But double Dutch is also related to aspects of dance. In 1983, it was part of Dance Black America, a festival at the Brooklyn Academy of Music produced by Mikki Shepard. Ms. Johnson said, “When I think about its living legacy, I think about choreographers and dancers like Jawole Willa Jo Zollar and Camille A. Brown, who both integrated double Dutch into their work.”
Ms. Brown, who was raised in Queens, attended the competition at Lincoln Center, as well as neighborhood ones, as a child. “I never competed,” she said in a phone interview. “I could never jam like they did. That was on another level.”
For her, double Dutch is about identity and African-American culture. “It speaks to the African rhythms and African traditions that continue to be within African-American culture,” she said. “It’s not just about the game play, it’s also about traditions — you can hear those rhythms and the complexity of the double Dutch games.”
As with dance, double Dutch is an oral tradition in which information is passed down from one generation to the next. And within the technique, there is room for individuality. “True, there’s athleticism that’s involved, but the way the jumpers move their body — their timing, their rhythm, their steps,” Ms. Johnson said. “That’s dance!”
There are three components of the Summer Classic competition: speed, a two-minute drill in which every left step is counted; compulsory, or specific steps that a jumper must execute, like two turns to the left followed by two turns to the right; and freestyle, a showcase of artistry and acrobatic ingenuity.
Delores Finlayson, a member of the Fantastic Four — the champion team featured in “Pick Up Your Feet” — will be a judge. “We would actually dream of tricks,” Ms. Finlayson said. “If someone said something couldn’t be done in the ropes, it almost became our job to prove them wrong.”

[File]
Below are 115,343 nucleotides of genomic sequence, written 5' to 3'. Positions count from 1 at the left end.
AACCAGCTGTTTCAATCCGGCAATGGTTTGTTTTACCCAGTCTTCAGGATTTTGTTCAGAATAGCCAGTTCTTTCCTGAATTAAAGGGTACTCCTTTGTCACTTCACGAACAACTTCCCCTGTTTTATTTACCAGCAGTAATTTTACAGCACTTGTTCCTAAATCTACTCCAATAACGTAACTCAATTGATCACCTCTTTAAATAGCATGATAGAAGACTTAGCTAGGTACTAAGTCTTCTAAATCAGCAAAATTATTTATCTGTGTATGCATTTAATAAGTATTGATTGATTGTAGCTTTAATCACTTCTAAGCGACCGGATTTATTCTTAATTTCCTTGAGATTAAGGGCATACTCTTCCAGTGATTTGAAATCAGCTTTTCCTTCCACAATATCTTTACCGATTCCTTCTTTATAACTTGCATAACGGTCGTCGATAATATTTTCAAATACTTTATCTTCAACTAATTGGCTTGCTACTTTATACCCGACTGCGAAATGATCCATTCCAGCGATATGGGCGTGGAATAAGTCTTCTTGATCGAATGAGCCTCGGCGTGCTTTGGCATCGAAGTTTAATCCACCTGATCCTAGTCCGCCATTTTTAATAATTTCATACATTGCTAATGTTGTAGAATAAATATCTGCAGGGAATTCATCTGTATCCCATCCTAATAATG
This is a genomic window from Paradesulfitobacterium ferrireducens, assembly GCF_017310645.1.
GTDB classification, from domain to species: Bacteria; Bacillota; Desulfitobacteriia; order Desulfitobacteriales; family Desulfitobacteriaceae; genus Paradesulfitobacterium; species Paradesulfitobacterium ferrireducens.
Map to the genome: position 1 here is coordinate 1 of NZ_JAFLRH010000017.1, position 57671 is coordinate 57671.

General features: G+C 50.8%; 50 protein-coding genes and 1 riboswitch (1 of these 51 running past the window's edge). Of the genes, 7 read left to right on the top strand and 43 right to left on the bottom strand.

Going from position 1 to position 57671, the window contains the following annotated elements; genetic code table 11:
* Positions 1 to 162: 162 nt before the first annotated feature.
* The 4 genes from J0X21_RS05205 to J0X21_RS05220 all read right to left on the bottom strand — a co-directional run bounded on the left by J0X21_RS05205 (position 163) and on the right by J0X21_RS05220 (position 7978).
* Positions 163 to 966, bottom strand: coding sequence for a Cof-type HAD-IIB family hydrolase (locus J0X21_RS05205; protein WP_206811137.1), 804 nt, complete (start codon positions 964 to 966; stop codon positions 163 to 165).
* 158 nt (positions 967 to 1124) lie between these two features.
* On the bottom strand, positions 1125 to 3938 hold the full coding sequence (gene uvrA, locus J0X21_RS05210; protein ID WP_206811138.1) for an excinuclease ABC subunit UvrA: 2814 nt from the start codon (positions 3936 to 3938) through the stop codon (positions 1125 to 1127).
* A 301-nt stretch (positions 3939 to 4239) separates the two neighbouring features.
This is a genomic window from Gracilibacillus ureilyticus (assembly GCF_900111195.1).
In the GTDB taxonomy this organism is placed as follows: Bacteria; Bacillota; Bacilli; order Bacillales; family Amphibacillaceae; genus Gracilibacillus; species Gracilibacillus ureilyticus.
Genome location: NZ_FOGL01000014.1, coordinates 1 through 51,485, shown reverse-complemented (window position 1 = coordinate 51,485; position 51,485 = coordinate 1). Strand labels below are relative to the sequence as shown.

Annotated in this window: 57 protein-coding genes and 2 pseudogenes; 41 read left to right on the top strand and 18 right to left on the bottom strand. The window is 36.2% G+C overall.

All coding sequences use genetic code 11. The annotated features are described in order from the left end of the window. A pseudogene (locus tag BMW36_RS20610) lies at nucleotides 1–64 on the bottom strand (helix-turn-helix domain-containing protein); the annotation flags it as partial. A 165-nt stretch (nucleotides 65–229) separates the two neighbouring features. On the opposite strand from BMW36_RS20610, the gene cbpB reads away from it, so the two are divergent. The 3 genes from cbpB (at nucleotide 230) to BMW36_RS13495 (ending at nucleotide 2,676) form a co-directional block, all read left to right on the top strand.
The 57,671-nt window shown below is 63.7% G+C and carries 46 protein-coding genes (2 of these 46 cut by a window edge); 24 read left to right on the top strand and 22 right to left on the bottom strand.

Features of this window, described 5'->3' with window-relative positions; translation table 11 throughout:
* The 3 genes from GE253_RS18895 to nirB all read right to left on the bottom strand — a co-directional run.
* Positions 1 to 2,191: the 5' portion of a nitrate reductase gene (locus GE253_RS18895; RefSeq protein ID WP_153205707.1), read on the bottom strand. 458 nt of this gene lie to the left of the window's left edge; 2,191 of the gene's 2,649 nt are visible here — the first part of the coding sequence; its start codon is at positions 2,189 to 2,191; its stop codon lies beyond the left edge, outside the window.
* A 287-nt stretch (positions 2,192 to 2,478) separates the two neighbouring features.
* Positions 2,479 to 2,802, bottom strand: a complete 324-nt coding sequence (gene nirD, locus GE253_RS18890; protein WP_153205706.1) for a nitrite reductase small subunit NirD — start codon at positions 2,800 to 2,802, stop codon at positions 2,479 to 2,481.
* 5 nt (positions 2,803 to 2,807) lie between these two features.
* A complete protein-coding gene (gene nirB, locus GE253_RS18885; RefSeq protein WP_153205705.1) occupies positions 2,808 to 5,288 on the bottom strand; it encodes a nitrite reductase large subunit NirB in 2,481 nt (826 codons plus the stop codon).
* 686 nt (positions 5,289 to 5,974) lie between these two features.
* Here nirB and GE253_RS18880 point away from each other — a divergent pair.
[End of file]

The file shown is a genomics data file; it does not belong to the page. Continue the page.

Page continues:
Ms. Finlayson will participate in a discussion, along with members of three teams, after a screening of “Pick Up Your Feet.” While the Fantastic Four had to stop competing after being featured in a memorable McDonald’s commercial in the 1980s (it changed their amateur status), the group toured, performing with Fab Five Freddy, Afrika Bambaataa, the Rock Steady Crew and others.
“We were dedicated,” Ms. Finlayson said. “We were competitive. And I must say, we had a certain discipline that I have yet to see with a lot of our young people. I think the younger people today just have so many more distractions with technology.”
Their desire, as kids, she said, was to go outside and play. “We wanted to jump, we wanted to be creative,” she said.
The artistry behind double Dutch is not lost on Ms. Finlayson. “It requires balance, resilience, coordination, timing, and there’s a lot of gymnastics involved as well — especially nowadays. I see it as poetry in motion.”
Fittingly, this weekend such poetry — involving daredevil flips and breathtaking rhythmic coordinations — will return to Lincoln Center. “It will be right there at the fountain where it originally was,” Ms. Johnson said. “That was central to the idea of this program: To reclaim that cultural space.”
Written by Gia Kourlas